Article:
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The Darkling Thrush

The Darkling Thrush
I leant upon a coppice gate
      When Frost was spectre-grey,
And Winter’s dregs made desolate
      The weakening eye of day.
The tangled bine-stems scored the sky
      Like strings of broken lyres,
And all mankind that haunted nigh
      Had sought their household fires.
The land’s sharp features seemed to be
      The Century’s corpse outleant,
His crypt the cloudy canopy,
      The wind his death-lament.
The ancient pulse of germ and birth
      Was shrunken hard and dry,
And every spirit upon earth
      Seemed fervourless as I.
At once a voice arose among
      The bleak twigs overhead
In a full-hearted evensong
      Of joy illimited;
An aged thrush, frail, gaunt, and small,
      In blast-beruffled plume,
Had chosen thus to fling his soul
      Upon the growing gloom.
So little cause for carolings
      Of such ecstatic sound
Was written on terrestrial things
      Afar or nigh around,
That I could think there trembled through
      His happy good-night air
Some blessed Hope, whereof he knew
      And I was unaware.
– Thomas Hardy (1900)
* * *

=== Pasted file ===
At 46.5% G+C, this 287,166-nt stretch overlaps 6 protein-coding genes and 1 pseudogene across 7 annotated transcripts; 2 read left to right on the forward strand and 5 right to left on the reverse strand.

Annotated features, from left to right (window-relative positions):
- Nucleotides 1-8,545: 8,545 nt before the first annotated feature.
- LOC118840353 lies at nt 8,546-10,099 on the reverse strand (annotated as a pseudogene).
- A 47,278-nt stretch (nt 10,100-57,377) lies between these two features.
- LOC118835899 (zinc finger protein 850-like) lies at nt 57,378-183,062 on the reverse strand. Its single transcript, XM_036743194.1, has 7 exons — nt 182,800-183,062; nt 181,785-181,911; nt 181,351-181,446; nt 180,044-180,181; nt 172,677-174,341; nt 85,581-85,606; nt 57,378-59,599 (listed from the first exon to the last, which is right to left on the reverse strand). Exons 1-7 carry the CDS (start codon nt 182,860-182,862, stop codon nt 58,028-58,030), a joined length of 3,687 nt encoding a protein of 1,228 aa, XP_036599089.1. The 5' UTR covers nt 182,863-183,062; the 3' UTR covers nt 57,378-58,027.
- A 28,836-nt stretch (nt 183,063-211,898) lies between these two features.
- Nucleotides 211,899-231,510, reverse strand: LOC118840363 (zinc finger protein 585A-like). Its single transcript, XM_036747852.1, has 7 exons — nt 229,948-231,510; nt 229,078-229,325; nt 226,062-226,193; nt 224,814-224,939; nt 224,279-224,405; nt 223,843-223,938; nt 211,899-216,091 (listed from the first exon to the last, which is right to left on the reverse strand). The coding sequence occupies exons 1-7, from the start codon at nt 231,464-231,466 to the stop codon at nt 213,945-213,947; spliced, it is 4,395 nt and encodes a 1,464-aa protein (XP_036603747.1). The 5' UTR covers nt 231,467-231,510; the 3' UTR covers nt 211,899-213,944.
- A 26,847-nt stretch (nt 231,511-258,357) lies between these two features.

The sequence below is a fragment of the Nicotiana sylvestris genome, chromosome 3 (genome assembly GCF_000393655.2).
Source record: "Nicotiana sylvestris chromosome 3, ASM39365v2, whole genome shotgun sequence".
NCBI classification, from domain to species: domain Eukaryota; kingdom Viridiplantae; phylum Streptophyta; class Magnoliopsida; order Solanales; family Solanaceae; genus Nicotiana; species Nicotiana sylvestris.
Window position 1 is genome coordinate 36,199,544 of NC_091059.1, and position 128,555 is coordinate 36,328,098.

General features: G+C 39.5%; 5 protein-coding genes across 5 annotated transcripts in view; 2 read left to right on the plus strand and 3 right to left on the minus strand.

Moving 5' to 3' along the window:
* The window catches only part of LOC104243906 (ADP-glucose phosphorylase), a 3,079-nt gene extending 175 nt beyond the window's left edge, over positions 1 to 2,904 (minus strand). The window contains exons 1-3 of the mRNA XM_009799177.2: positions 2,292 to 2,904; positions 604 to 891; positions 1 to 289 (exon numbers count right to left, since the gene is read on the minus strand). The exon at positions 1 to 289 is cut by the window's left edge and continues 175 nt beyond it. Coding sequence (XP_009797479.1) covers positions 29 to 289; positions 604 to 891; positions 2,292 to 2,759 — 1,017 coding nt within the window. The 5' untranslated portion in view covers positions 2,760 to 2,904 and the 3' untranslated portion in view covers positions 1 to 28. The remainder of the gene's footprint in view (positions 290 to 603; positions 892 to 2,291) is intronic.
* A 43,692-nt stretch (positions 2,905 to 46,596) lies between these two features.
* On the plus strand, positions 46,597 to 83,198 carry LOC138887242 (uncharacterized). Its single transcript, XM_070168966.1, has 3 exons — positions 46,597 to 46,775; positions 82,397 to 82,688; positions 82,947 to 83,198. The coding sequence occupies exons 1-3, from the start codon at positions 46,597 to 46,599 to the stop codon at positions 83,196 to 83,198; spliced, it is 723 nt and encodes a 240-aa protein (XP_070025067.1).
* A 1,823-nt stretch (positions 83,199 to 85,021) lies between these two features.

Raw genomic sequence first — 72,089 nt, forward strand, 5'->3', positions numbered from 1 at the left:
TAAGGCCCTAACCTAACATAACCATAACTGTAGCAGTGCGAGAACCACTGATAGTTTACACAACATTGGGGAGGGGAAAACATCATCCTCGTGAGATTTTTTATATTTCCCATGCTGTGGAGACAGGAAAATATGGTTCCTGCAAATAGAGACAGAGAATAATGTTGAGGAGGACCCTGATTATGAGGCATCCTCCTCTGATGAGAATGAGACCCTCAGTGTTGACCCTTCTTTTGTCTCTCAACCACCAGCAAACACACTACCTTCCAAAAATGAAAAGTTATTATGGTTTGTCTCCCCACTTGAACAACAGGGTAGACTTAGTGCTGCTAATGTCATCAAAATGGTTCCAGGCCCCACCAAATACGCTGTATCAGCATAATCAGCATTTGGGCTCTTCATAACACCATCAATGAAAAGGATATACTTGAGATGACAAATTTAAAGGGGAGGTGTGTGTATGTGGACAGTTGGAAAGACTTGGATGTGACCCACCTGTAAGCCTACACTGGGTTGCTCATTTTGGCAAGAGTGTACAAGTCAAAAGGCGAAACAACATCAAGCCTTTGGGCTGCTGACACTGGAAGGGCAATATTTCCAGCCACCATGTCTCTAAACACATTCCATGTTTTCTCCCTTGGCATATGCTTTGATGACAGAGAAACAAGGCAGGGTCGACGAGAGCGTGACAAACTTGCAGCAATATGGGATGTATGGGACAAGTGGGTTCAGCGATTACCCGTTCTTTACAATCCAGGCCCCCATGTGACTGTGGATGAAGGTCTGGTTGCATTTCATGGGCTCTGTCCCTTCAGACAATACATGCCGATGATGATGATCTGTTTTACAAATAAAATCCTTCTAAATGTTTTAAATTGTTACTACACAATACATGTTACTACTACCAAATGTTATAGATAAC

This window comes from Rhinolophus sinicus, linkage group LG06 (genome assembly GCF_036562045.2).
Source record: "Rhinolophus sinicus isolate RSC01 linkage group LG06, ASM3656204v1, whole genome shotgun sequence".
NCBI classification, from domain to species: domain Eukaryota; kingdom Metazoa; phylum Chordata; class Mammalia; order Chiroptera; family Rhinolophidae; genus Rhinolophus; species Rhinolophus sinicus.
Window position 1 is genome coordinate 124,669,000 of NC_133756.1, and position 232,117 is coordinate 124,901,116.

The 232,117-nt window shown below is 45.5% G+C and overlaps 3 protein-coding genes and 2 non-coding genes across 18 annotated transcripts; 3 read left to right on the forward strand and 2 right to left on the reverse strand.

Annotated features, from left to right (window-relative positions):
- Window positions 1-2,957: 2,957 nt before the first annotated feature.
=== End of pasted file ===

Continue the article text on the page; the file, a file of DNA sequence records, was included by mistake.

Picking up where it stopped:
Anne went outside.

It was a mistake.

There was nothing green or open or people-less.

There was no common. There was no hymn (him).

All she could see was the endless summer ahead–the inescapable, perpetual, smothering summer that would snatch her up and wring her out and drape her over the line like so many used garments that are no longer new, fresh, nascent.

Things would not now come together, would they? For Anne.

(Perhaps for anyone.)

She wondered. Why was the bell jar never a shield? How did things, loathsome things, manage to get trapped under there with her? Things that crowded in and made the space of aloneness ever smaller yet ever bigger in the charade-mask of isolation.

Back inside, Anne saw a shape move to obscure the light in a window across the way. She wondered. If the world became inhabitable again, would that shape see her? Talk to her? Love her?

She knew better. She knew she’d eventually be dry on the line–but dried by the diseased wind that left nothing unscathed, uncontaminated. She knew, never wondered, that the endless wonder had an end, an expiry like so much milk spoiled in the heat.

Why fall in love with light-obscuring shapes? A shadow, cool and sunless.

As if in answer, the darkness of the setting sun wrapped itself around Anne and she felt momentary relief.

Unlike loneliness and summer, relief was not to last.

Like the portentous rotting corpse outside that house in Grant Park, new contagion was lingering, pointing a shaking finger at the future.

Anne was blast-beruffled, aged, small, gaunt, and frail. But she wondered. Where in perpetual summer was there to fling her soul?


2 thoughts on “The Darkling Thrush Leave a comment

  1. Wonderfully written, so poetic and so poignant… I especially like how you start your post with “The Darkling Thrush,” by Thomas Hardy. An exceptional poem that sets the mood for the piece to follow. Well-done…

    Liked by 1 person

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